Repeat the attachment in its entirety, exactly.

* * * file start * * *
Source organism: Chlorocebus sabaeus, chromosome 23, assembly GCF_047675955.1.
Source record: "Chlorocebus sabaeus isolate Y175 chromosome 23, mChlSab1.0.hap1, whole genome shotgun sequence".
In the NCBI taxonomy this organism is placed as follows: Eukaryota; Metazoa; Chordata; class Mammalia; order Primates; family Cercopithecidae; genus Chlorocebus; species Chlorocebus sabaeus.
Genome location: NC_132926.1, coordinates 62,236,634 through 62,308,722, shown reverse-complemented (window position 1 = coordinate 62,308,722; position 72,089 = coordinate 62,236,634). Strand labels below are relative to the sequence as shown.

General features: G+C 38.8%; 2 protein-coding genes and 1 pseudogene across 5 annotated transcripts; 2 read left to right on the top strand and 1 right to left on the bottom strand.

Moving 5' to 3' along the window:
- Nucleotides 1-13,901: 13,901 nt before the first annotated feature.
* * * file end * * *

Source organism: Chlorocebus sabaeus, chromosome 23, assembly GCF_047675955.1.
Source record: "Chlorocebus sabaeus isolate Y175 chromosome 23, mChlSab1.0.hap1, whole genome shotgun sequence".
In the NCBI taxonomy this organism is placed as follows: Eukaryota; Metazoa; Chordata; class Mammalia; order Primates; family Cercopithecidae; genus Chlorocebus; species Chlorocebus sabaeus.
Genome location: NC_132926.1, coordinates 62,236,634 through 62,308,722, shown reverse-complemented (window position 1 = coordinate 62,308,722; position 72,089 = coordinate 62,236,634). Strand labels below are relative to the sequence as shown.

General features: G+C 38.8%; 2 protein-coding genes and 1 pseudogene across 5 annotated transcripts; 2 read left to right on the top strand and 1 right to left on the bottom strand.

Moving 5' to 3' along the window:
- Nucleotides 1-13,901: 13,901 nt before the first annotated feature.